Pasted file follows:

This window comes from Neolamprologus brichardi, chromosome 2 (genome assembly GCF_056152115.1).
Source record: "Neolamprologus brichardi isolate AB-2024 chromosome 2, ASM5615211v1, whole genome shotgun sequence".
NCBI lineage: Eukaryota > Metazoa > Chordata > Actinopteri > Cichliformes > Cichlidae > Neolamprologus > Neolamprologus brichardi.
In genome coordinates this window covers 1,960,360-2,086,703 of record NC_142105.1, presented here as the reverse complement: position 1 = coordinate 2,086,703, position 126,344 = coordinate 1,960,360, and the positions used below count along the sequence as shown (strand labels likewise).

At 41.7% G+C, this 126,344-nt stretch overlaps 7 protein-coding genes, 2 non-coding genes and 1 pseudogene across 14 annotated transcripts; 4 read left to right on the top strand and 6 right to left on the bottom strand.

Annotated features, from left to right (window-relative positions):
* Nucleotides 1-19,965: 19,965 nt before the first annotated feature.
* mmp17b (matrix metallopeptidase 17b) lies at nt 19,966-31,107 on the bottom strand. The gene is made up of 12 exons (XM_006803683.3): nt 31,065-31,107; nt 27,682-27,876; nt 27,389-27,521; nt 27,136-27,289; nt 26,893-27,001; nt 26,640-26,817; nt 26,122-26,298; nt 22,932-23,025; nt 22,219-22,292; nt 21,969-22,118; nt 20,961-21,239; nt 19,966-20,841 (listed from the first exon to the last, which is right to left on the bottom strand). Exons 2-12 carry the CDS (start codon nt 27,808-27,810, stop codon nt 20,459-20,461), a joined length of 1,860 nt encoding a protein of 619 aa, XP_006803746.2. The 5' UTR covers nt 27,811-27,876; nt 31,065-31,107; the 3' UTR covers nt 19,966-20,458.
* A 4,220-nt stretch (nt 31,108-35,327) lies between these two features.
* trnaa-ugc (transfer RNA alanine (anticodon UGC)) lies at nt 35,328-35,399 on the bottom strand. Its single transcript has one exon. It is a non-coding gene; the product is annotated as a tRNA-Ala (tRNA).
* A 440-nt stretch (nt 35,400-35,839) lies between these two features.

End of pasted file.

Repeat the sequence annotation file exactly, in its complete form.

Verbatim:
This window comes from Neolamprologus brichardi, chromosome 2 (genome assembly GCF_056152115.1).
Source record: "Neolamprologus brichardi isolate AB-2024 chromosome 2, ASM5615211v1, whole genome shotgun sequence".
NCBI lineage: Eukaryota > Metazoa > Chordata > Actinopteri > Cichliformes > Cichlidae > Neolamprologus > Neolamprologus brichardi.
In genome coordinates this window covers 1,960,360-2,086,703 of record NC_142105.1, presented here as the reverse complement: position 1 = coordinate 2,086,703, position 126,344 = coordinate 1,960,360, and the positions used below count along the sequence as shown (strand labels likewise).

At 41.7% G+C, this 126,344-nt stretch overlaps 7 protein-coding genes, 2 non-coding genes and 1 pseudogene across 14 annotated transcripts; 4 read left to right on the top strand and 6 right to left on the bottom strand.

Annotated features, from left to right (window-relative positions):
* Nucleotides 1-19,965: 19,965 nt before the first annotated feature.
* mmp17b (matrix metallopeptidase 17b) lies at nt 19,966-31,107 on the bottom strand. The gene is made up of 12 exons (XM_006803683.3): nt 31,065-31,107; nt 27,682-27,876; nt 27,389-27,521; nt 27,136-27,289; nt 26,893-27,001; nt 26,640-26,817; nt 26,122-26,298; nt 22,932-23,025; nt 22,219-22,292; nt 21,969-22,118; nt 20,961-21,239; nt 19,966-20,841 (listed from the first exon to the last, which is right to left on the bottom strand). Exons 2-12 carry the CDS (start codon nt 27,808-27,810, stop codon nt 20,459-20,461), a joined length of 1,860 nt encoding a protein of 619 aa, XP_006803746.2. The 5' UTR covers nt 27,811-27,876; nt 31,065-31,107; the 3' UTR covers nt 19,966-20,458.
* A 4,220-nt stretch (nt 31,108-35,327) lies between these two features.
* trnaa-ugc (transfer RNA alanine (anticodon UGC)) lies at nt 35,328-35,399 on the bottom strand. Its single transcript has one exon. It is a non-coding gene; the product is annotated as a tRNA-Ala (tRNA).
* A 440-nt stretch (nt 35,400-35,839) lies between these two features.